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Dermatomyositis: What It Is and How It Affects the Skin

When an ailing Maria Callas–world-renowned soprano–slipped out the back door of an opera house in Rome on January 2,1958, she knew her fans would be deeply unhappy. She probably did not know the magnitude of the incoming storm of outrage. It was the opening night of the Rome Opera Season, and Callas was the star in a performance of Bellini’s Norma. Callas had performed a single act when she became too weak and ill to continue.

In the following days, the arts journals and tabloids went wild. Callas’ unusually dramatic weight loss a few years earlier had sparked rumors that she’d intentionally ingested tapeworms, an accusation that was revived. Patrons of the arts suggested that spite, not illness, explained her retreat from the performance. The Italian Parliament discussed banning her from performing in state-funded opera houses.  

Years later, Callas’ decision to retire at age 42 was met with the same scorn. Her vocal range and control had deteriorated noticeably, and her lung capacity was diminished. The press attributed this to laziness and disinterest; Callas was involved in a tempestuous romance with Greek shipping magnate Aristotle Onassis, and her critics regarded her early retirement as proof that she valued wealth and leisure over her craft. 

The gossip did not end when Callas died unexpectedly in 1977. The heart attack that ended her life at the relatively young age of 53 was ascribed to heartbreak over Onassis’ abandonment and subsequent death.

In 2002, Callas’ physician spoke out for the first time; Callas had been diagnosed with a rare disorder called dermatomyositis two years before her death in 1975. This, he said, not heartbreak, contributed to her death. 


Dermatomyositis and  Maria Callas’ Literal Heartbreak


Dermatomyositis is one example of inflammatory myopathies, a group of rare diseases characterized by inflammation and weakness of the muscles. 

Anyone can develop the disorder. However, it is most prevalent in women, and most patients are between 40 and 60 when they are diagnosed. Fevers, rashes, weakness, and weight loss are common symptoms in the early stages of the disorder. Elevated creatinine kinase (CK) is often noted in blood work, indicating damage to skeletal muscles.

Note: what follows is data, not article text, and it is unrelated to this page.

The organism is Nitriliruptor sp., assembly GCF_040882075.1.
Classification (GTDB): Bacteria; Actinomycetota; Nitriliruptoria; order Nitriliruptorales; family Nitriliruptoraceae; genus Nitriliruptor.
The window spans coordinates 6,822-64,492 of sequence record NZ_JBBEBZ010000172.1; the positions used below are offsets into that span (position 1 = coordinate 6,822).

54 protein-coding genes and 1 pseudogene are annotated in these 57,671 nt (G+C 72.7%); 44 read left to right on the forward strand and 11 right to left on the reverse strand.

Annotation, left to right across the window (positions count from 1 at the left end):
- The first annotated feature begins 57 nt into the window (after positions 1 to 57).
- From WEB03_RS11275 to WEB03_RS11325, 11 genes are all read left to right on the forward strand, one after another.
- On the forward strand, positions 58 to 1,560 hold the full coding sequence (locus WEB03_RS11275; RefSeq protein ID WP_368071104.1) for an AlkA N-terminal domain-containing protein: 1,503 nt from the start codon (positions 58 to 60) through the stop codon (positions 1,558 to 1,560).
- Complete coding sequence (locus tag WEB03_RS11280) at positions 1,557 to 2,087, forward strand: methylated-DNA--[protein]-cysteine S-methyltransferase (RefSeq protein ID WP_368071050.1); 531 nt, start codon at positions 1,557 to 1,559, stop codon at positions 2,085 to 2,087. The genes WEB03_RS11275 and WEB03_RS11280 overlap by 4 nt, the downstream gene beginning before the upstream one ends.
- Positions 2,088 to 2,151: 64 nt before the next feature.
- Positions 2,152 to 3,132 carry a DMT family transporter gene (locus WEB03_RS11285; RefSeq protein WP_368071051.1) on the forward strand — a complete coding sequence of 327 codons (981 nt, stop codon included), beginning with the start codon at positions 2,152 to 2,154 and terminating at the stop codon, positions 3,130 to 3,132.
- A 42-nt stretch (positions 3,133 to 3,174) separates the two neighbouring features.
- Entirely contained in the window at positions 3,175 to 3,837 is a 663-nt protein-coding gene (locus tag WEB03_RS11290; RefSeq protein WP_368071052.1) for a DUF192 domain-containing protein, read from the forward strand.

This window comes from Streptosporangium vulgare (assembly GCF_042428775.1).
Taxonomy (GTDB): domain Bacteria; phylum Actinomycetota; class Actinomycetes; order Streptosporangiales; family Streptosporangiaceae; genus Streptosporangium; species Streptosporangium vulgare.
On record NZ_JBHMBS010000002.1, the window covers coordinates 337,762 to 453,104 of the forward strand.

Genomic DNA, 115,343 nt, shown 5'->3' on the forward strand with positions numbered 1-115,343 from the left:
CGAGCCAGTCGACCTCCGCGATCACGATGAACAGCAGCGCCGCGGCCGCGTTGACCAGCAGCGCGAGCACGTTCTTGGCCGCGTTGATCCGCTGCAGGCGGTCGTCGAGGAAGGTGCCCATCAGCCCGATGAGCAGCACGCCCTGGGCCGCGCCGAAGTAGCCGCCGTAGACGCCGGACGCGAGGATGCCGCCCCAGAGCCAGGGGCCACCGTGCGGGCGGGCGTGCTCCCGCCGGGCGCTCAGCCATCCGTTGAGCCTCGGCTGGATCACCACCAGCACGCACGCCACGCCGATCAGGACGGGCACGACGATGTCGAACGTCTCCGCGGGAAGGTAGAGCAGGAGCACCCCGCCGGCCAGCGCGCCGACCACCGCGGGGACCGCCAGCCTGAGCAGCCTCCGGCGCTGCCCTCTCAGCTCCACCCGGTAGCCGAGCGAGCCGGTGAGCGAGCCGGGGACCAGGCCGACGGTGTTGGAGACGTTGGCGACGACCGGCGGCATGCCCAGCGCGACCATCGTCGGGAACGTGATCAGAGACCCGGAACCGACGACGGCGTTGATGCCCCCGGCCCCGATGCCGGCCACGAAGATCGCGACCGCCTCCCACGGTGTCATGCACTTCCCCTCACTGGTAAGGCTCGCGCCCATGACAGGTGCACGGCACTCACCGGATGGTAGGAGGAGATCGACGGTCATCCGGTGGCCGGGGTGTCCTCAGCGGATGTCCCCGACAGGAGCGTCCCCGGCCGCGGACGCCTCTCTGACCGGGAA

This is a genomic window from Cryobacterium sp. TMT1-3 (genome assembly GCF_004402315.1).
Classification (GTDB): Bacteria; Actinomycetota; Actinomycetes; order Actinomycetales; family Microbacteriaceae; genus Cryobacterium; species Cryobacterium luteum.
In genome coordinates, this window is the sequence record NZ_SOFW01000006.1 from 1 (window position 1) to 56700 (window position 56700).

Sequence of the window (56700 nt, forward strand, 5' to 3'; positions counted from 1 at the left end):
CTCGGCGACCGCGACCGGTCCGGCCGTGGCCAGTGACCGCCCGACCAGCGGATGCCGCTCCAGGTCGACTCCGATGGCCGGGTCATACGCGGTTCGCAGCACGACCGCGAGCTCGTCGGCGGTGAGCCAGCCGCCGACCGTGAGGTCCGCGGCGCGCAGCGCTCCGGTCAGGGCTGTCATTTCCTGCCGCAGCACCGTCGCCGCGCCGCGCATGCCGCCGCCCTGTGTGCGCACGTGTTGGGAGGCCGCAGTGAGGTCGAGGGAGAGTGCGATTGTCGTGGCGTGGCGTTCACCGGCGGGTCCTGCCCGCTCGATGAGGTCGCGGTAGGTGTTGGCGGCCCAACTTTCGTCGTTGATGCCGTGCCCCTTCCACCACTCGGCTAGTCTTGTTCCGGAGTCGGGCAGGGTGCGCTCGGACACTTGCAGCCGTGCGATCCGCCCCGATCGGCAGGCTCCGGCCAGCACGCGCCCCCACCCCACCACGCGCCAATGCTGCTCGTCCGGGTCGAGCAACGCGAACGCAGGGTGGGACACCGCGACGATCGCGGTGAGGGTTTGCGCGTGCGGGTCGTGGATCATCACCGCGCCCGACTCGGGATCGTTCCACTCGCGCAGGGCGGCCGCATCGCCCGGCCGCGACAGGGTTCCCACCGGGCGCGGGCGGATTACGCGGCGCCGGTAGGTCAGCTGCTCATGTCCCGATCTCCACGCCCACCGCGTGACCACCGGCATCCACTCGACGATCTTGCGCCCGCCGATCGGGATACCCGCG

Weakness of the skeletal muscles closest to the trunk, such as those in the hips, thighs, shoulders, upper arms and neck, is the most common symptom of dermatomyositis. Both the left and right sides of the body are affected, and weakness tends to  worsen gradually. Over time, the distal muscles can be affected.

These muscles can become tender or sore, and weakness can eventually lead to difficulty performing tasks such as lifting the arms or climbing stairs. For long-term patients, this can cause a loss of muscle bulk, or atrophy. In particularly severe cases, contractures, in which joints become permanently fixed in a bent position, can occur. 

Dermatomyositis can also affect the muscles involved in singing and speech, making both more difficult–especially in more severe cases. Dysphagia, or difficulty swallowing, is widely noted. The heart muscle can also be affected. 

The disorder is often misdiagnosed as systemic lupus erythematous (SLE), and to complicate matters, the two disorders are known to occur together. It is also associated with certain cancers (breast, nasopharyngeal, stomach, ovarian, lung, pancreatic, colorectal, melanoma, and non-Hodgkin’s lymphoma). These cancers are usually diagnosed within the first two years after the onset of dermatomyositis symptoms.

Understanding dermatomyositis allows us to examine Maria Callas’ career and death anew; the unexplained bouts of fever and weakness, the falling vocal range and lack of control, the constricted posture with which she performed towards the end of her career appear less like melodrama and more like symptoms of a progressive, inflammatory muscle disorder. 


Dermatomyositis: A Changeable Outlook


Dermatomyositis is chronic and incurable, and while the prognosis for most patients is quite good, for some it is progressive–as seems to have been the case with Maria Callas. The disorder could have contributed to her heart attack directly through inflammation of the heart muscle. 

It could also have contributed indirectly; vasculitis, or inflammation of the blood vessels, is a common complication of dermatomyositis. The damage it does to the blood vessels could obstruct blood flow to the heart. Interstitial lung disease could have contributed; so too could long-term use of systemic steroids, which would have been the primary treatment available to Callas.



Maria Callas died as Dermatomyositis caused a heart attack

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